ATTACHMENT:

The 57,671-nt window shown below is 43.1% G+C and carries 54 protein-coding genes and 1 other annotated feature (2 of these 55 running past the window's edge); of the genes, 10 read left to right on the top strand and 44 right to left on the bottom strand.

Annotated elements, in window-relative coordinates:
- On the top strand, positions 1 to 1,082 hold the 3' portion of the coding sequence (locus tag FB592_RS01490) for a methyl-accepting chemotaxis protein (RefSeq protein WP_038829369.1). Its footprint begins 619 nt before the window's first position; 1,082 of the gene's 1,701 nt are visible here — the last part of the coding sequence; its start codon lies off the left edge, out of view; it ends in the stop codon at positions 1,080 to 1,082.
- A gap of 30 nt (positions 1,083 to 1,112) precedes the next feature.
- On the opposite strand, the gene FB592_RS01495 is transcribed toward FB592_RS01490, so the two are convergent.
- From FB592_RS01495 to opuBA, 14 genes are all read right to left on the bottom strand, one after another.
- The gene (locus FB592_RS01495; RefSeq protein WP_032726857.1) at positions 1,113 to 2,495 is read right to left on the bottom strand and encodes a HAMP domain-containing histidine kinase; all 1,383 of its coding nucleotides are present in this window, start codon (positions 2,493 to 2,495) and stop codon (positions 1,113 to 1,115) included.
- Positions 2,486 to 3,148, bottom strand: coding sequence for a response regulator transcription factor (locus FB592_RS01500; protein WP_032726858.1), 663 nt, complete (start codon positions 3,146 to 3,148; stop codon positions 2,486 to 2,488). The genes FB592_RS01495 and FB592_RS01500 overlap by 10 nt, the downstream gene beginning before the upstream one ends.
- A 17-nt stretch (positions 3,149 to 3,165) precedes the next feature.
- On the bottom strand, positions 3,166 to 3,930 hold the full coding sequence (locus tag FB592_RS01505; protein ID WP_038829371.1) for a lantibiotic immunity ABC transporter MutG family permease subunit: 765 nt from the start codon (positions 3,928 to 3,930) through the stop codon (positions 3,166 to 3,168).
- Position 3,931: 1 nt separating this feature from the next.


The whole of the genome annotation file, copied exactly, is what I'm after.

The 57,671-nt window shown below is 43.1% G+C and carries 54 protein-coding genes and 1 other annotated feature (2 of these 55 running past the window's edge); of the genes, 10 read left to right on the top strand and 44 right to left on the bottom strand.

Annotated elements, in window-relative coordinates:
- On the top strand, positions 1 to 1,082 hold the 3' portion of the coding sequence (locus tag FB592_RS01490) for a methyl-accepting chemotaxis protein (RefSeq protein WP_038829369.1). Its footprint begins 619 nt before the window's first position; 1,082 of the gene's 1,701 nt are visible here — the last part of the coding sequence; its start codon lies off the left edge, out of view; it ends in the stop codon at positions 1,080 to 1,082.
- A gap of 30 nt (positions 1,083 to 1,112) precedes the next feature.
- On the opposite strand, the gene FB592_RS01495 is transcribed toward FB592_RS01490, so the two are convergent.
- From FB592_RS01495 to opuBA, 14 genes are all read right to left on the bottom strand, one after another.
- The gene (locus FB592_RS01495; RefSeq protein WP_032726857.1) at positions 1,113 to 2,495 is read right to left on the bottom strand and encodes a HAMP domain-containing histidine kinase; all 1,383 of its coding nucleotides are present in this window, start codon (positions 2,493 to 2,495) and stop codon (positions 1,113 to 1,115) included.
- Positions 2,486 to 3,148, bottom strand: coding sequence for a response regulator transcription factor (locus FB592_RS01500; protein WP_032726858.1), 663 nt, complete (start codon positions 3,146 to 3,148; stop codon positions 2,486 to 2,488). The genes FB592_RS01495 and FB592_RS01500 overlap by 10 nt, the downstream gene beginning before the upstream one ends.
- A 17-nt stretch (positions 3,149 to 3,165) precedes the next feature.
- On the bottom strand, positions 3,166 to 3,930 hold the full coding sequence (locus tag FB592_RS01505; protein ID WP_038829371.1) for a lantibiotic immunity ABC transporter MutG family permease subunit: 765 nt from the start codon (positions 3,928 to 3,930) through the stop codon (positions 3,166 to 3,168).
- Position 3,931: 1 nt separating this feature from the next.